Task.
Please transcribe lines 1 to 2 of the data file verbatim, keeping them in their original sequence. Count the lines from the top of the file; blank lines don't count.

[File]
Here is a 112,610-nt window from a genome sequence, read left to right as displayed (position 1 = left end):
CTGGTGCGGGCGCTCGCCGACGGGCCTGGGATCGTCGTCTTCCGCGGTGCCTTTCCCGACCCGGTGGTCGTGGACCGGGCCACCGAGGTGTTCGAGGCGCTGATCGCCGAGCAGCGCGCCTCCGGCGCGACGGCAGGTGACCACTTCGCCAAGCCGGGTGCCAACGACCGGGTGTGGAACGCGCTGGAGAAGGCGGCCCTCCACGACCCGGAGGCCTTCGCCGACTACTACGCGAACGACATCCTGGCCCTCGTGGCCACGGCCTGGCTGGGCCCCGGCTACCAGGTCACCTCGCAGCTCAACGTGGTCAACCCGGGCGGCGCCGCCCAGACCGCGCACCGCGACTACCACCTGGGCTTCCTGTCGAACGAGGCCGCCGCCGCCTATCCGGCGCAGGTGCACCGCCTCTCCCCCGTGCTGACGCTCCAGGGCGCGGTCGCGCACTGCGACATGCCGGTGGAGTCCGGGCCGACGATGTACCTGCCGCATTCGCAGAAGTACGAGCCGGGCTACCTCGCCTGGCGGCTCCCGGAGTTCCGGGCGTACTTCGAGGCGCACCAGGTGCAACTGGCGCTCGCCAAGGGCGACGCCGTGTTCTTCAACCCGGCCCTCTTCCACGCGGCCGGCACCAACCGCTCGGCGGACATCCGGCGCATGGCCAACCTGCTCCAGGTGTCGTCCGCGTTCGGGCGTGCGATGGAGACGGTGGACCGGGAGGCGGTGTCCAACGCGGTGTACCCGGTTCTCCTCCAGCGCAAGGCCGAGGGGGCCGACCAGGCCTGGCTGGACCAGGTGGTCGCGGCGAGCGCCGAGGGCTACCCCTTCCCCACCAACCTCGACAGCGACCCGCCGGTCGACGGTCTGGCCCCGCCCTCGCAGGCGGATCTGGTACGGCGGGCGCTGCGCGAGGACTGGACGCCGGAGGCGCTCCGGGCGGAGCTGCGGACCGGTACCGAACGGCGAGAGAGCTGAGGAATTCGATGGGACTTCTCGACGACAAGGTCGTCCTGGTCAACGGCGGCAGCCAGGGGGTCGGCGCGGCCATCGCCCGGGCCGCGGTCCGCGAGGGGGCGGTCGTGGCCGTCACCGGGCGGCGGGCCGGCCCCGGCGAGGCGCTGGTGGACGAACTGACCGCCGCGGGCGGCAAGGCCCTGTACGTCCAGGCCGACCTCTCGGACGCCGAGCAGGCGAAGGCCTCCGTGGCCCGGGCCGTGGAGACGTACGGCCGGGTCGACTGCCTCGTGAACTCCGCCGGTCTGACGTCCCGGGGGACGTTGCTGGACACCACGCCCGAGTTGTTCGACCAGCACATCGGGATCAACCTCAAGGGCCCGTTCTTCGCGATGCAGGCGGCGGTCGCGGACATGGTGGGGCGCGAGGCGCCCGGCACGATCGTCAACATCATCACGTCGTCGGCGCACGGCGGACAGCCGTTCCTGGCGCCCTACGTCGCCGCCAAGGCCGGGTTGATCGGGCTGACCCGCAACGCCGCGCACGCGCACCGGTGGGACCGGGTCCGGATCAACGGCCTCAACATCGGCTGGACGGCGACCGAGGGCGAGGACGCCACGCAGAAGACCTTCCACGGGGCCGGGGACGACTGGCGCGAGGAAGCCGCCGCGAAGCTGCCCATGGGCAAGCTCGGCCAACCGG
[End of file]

Here is a 112,610-nt window from a genome sequence, read left to right as displayed (position 1 = left end):
CTGGTGCGGGCGCTCGCCGACGGGCCTGGGATCGTCGTCTTCCGCGGTGCCTTTCCCGACCCGGTGGTCGTGGACCGGGCCACCGAGGTGTTCGAGGCGCTGATCGCCGAGCAGCGCGCCTCCGGCGCGACGGCAGGTGACCACTTCGCCAAGCCGGGTGCCAACGACCGGGTGTGGAACGCGCTGGAGAAGGCGGCCCTCCACGACCCGGAGGCCTTCGCCGACTACTACGCGAACGACATCCTGGCCCTCGTGGCCACGGCCTGGCTGGGCCCCGGCTACCAGGTCACCTCGCAGCTCAACGTGGTCAACCCGGGCGGCGCCGCCCAGACCGCGCACCGCGACTACCACCTGGGCTTCCTGTCGAACGAGGCCGCCGCCGCCTATCCGGCGCAGGTGCACCGCCTCTCCCCCGTGCTGACGCTCCAGGGCGCGGTCGCGCACTGCGACATGCCGGTGGAGTCCGGGCCGACGATGTACCTGCCGCATTCGCAGAAGTACGAGCCGGGCTACCTCGCCTGGCGGCTCCCGGAGTTCCGGGCGTACTTCGAGGCGCACCAGGTGCAACTGGCGCTCGCCAAGGGCGACGCCGTGTTCTTCAACCCGGCCCTCTTCCACGCGGCCGGCACCAACCGCTCGGCGGACATCCGGCGCATGGCCAACCTGCTCCAGGTGTCGTCCGCGTTCGGGCGTGCGATGGAGACGGTGGACCGGGAGGCGGTGTCCAACGCGGTGTACCCGGTTCTCCTCCAGCGCAAGGCCGAGGGGGCCGACCAGGCCTGGCTGGACCAGGTGGTCGCGGCGAGCGCCGAGGGCTACCCCTTCCCCACCAACCTCGACAGCGACCCGCCGGTCGACGGTCTGGCCCCGCCCTCGCAGGCGGATCTGGTACGGCGGGCGCTGCGCGAGGACTGGACGCCGGAGGCGCTCCGGGCGGAGCTGCGGACCGGTACCGAACGGCGAGAGAGCTGAGGAATTCGATGGGACTTCTCGACGACAAGGTCGTCCTGGTCAACGGCGGCAGCCAGGGGGTCGGCGCGGCCATCGCCCGGGCCGCGGTCCGCGAGGGGGCGGTCGTGGCCGTCACCGGGCGGCGGGCCGGCCCCGGCGAGGCGCTGGTGGACGAACTGACCGCCGCGGGCGGCAAGGCCCTGTACGTCCAGGCCGACCTCTCGGACGCCGAGCAGGCGAAGGCCTCCGTGGCCCGGGCCGTGGAGACGTACGGCCGGGTCGACTGCCTCGTGAACTCCGCCGGTCTGACGTCCCGGGGGACGTTGCTGGACACCACGCCCGAGTTGTTCGACCAGCACATCGGGATCAACCTCAAGGGCCCGTTCTTCGCGATGCAGGCGGCGGTCGCGGACATGGTGGGGCGCGAGGCGCCCGGCACGATCGTCAACATCATCACGTCGTCGGCGCACGGCGGACAGCCGTTCCTGGCGCCCTACGTCGCCGCCAAGGCCGGGTTGATCGGGCTGACCCGCAACGCCGCGCACGCGCACCGGTGGGACCGGGTCCGGATCAACGGCCTCAACATCGGCTGGACGGCGACCGAGGGCGAGGACGCCACGCAGAAGACCTTCCACGGGGCCGGGGACGACTGGCGCGAGGAAGCCGCCGCGAAGCTGCCCATGGGCAAGCTCGGCCAACCGG